The International Dr. G.W. Leitner Trail
Marcus Roberts & Silvia Dovoli (Oxford University Jewish Country House Project)


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Leitner's Wandering Collection of Gandharan Art

The last major phase of Leitner's life was marked by his efforts to establish his reputation as an expert on, and collector, of Gandharan Art, while attempting to both popularise Gandharan Art in Western Europe and to sell or lodge his collection of Gandharan Art in one or more of the major art collections of Europe. At the same time he attempted to establish his Oriental College. One might regard this as being an attempt to establish himself as an insider and part of the art establishment, though he was in fact someone of both status and wealth (he was a qualified barrister and in November 1875 was called to the Bar at Middle Temple as a Barrister at Law, and he was a Director of the Delhi London Bank in the 1880s), who was used to operating at the highest levels of the British administration, as is evidenced in extensive correspondence with Lord Kimberley, who has been appointed as Under-Secretary of State for India in 1861. Leitner was not fully successful in his endeavours, as far as the collection was concerned, and it wandered across Europe, being displayed at some key exhibitions, but failing to find a permanent home. When he brought his collection to Woking in 1882, it was the first collection of Gandharan Art in England (with the exception of the collection lost at Crystal Palace) and was therefore ground-breaking. Alternatively, and as likely, Leitner probably wanted the art collection to be educative and function as a cultural ambassador, representing the integrity and value of native Indian culture.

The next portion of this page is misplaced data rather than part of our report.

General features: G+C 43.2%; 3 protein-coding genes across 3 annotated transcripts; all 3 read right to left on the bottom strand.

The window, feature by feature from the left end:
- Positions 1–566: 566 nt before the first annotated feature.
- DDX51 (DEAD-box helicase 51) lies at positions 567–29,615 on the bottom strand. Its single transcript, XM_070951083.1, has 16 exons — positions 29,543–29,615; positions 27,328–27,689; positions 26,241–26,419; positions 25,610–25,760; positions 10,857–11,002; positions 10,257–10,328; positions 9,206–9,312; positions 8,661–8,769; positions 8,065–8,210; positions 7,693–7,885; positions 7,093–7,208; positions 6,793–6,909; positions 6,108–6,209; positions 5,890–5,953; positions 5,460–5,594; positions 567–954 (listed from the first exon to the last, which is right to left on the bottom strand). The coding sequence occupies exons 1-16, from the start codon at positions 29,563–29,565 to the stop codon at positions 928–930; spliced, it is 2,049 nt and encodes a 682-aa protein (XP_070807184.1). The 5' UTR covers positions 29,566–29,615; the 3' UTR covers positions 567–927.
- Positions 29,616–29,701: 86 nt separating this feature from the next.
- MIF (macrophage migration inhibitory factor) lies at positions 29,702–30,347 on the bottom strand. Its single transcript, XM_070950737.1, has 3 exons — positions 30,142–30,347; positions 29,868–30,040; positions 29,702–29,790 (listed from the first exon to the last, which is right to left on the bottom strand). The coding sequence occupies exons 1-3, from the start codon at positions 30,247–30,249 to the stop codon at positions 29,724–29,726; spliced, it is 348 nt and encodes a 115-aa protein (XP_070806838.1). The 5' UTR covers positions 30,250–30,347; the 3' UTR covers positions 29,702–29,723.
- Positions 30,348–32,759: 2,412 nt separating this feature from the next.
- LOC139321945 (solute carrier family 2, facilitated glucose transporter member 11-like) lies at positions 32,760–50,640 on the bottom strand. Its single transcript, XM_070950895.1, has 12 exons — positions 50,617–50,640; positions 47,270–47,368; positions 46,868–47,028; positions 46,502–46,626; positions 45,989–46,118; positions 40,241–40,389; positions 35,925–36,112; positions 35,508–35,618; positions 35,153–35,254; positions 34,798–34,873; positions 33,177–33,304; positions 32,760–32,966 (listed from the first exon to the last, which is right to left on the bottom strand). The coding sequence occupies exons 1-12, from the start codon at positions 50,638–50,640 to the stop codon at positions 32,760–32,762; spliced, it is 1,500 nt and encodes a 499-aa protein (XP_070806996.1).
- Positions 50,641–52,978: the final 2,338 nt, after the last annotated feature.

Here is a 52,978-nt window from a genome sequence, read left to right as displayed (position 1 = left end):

The scale and importance of his collection should not be under-estimated. When he displayed the collection in the 1873 Vienna International Exhibition, it included 1,000 coins, 184 Greco-Buddhist sculptures, 3,200 Himalayan Beetles and butterflies, 25 rare manuscripts from across the region, 177 ethnological articles from Dardistan, Kafiristan and Central Asia, 197 industrial and other articles from Central Asia and Northern India and a collection of Himalayan plants and minerals from Kulu and Gilgit. It was here that he attempted (unsuccessfully) to sell it to Berlin's ethnographic museum for the first time.

When he was at the Exhibition, he was awarded the highest honorary diploma (the only one awarded across the British Empire) for promoting education and for his exhibits, under Section IV, for 'Auxiliary Means for the improvement of Adults, through literature, the public press, public libraries, educational societies, associations for instruction'. The award, it was made clear, was for his educational work, with the caveat that it was awarded 'to the collections as a whole, including the sculptures, as bearing on education.' This award may give us a clue as to why Leitner may have had some difficulties in establishing his reputation as a collector, in so far as he may have been perceived primarily as an educational figure, given his founding work in, and direction of, Lahore University and repute as a linguistic scholar and publisher.

In 1873 the collection was also shown at the Royal Albert Hall Gallery in London, and in 1874 the collection was on loan at the moribund India Museum in London, which existed in temporary quarters loaned by the India Office, on what is now the site of the V&A. In April of 1875 he offered on loan some coins and sculpture to the South Kensington Museum and entered into negotiations for them to acquire his collections, but these negotiations did not bear fruit and it was only on his death in 1899 that some of his sculptures made it into the Indian Museum.